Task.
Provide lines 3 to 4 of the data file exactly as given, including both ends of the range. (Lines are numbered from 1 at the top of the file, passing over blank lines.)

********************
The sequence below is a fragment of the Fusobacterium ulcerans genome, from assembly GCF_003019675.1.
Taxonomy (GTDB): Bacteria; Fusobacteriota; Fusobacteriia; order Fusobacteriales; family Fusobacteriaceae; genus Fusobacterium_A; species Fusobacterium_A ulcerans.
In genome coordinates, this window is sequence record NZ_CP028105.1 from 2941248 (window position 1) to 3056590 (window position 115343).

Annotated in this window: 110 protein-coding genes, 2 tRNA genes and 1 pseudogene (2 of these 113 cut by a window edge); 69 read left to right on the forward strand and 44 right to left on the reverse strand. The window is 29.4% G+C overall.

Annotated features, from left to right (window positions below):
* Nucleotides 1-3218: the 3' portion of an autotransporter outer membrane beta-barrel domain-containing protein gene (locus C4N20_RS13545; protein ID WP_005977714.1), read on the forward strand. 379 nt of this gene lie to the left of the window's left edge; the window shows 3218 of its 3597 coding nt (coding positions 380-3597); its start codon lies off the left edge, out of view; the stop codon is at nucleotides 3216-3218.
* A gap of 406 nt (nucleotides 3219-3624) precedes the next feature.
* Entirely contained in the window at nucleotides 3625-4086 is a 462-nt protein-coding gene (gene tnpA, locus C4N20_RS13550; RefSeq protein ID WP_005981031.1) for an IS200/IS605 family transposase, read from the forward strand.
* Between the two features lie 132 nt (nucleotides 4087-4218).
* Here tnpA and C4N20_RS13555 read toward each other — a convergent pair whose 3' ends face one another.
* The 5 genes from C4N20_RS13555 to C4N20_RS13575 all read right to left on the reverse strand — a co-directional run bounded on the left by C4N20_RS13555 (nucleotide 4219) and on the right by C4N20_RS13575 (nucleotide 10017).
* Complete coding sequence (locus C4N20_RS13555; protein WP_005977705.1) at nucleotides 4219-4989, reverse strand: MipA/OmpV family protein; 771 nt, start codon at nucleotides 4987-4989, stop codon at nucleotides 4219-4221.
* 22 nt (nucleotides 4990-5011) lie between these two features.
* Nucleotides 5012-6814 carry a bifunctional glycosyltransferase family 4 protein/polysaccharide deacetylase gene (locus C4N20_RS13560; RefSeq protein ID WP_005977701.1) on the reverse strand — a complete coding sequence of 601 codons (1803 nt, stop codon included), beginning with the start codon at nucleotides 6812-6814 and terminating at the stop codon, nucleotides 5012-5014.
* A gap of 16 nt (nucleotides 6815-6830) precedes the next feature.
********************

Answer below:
In genome coordinates, this window is sequence record NZ_CP028105.1 from 2941248 (window position 1) to 3056590 (window position 115343).

Annotated in this window: 110 protein-coding genes, 2 tRNA genes and 1 pseudogene (2 of these 113 cut by a window edge); 69 read left to right on the forward strand and 44 right to left on the reverse strand. The window is 29.4% G+C overall.